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A license, as it applies to a professional license, drivers license, marriage license, software license is similar to the concept of a certificate, in that the purpose of such a thing is to have a great value placed on a legal concept by the licensee (the person receiving the license) so that the party issuing the license can have some control over the licensee, in that they may revoke the license and in so doing damage the reputation of the licensee in a clean and drama free manor.

This appears to be similar to the concept of a certificate in an internet blocking proxy, though that is more of a concrete means of doing so, in that if the Certificate Authority revokes the certificate of a given client, it will no longer receive internet access.

It seems to me licenses come into play in areas where the party issuing the license may have no other means for having power over an individual licensee, and especially in places where it really matters to have power over a licensee, for instance a doctor may lose their medical license if it is determined that some foul play was involved in the treatment of a now deceased or otherwise disabled patient.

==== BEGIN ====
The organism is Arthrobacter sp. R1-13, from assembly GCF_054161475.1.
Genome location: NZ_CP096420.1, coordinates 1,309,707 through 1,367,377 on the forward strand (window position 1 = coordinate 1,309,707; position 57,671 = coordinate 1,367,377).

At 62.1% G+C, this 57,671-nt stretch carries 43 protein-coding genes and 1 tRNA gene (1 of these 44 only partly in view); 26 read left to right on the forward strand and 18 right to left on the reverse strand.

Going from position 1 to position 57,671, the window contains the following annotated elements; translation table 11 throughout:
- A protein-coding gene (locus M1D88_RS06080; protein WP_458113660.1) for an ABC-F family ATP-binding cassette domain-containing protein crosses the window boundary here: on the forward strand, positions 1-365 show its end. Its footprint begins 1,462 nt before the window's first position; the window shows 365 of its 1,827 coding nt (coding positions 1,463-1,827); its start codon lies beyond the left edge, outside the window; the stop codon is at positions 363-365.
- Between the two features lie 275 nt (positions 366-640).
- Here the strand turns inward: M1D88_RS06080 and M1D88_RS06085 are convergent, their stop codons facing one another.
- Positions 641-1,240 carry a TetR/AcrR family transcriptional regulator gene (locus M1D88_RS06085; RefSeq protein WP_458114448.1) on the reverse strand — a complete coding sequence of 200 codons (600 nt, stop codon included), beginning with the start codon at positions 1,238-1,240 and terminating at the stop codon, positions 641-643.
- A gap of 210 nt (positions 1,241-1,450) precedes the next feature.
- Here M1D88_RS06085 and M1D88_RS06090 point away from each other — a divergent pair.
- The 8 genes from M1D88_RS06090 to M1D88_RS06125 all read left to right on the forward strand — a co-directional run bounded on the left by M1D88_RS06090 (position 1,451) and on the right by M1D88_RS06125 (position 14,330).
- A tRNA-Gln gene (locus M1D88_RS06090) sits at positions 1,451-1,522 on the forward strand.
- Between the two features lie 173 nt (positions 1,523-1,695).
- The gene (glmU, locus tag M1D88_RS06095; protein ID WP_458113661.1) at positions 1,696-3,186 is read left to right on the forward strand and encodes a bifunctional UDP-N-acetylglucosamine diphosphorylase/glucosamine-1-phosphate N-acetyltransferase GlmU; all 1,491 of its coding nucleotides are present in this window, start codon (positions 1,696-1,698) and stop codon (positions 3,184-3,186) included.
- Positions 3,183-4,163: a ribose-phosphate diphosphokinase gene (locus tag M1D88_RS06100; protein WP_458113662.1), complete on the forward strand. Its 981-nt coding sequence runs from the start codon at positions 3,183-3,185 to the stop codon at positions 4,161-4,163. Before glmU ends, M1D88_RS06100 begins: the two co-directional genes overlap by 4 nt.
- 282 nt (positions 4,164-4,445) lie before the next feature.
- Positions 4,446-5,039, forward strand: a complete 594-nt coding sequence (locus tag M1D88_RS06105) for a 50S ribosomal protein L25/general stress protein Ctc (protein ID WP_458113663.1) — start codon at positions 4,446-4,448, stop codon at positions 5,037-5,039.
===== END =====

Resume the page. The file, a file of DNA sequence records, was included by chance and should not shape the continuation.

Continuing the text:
The deterrent here to the licensee is that they worked so hard, or paid so much money to get the license in the first place, and if the license is taken away they will no longer reap its benefits, to practice medicine, to drive a car, to be married, to receive security updates to software, and thus be vulnerable to something...the law, or the inability to receive security updates, should the issuing party revoke their certificate.

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The legal effect of a licence is that the state has decided (through political processes) that there are some things that present such a hazard (physically, financially or otherwise) to the public that they should only be permitted to be done by people who have demonstrated to, and been certified by the state, that they are capable of doing those things safely.

Driver's licences are pretty ubiquitous examples. Similarly some professions are licensed, particularly doctors, lawyers and engineers. It is also not uncommon to licence financial planners and stock brokers. Trades are often licenced, particularly plumbers, gasfitters and electricians.

A licence demonstrates:

  • this is a task that requires skill and judgement,
  • this person has such skill and judgement.
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    Licenses for other things are offered that don't appear to do what you have listed. Such a license might be a marriage license. – Matt Sep 2 '17 at 14:00
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    The problem lies in "skills and judgment", versus "qualifications", which also encompasses licenses for dogs, cars and guns. – user6726 Sep 2 '17 at 14:33

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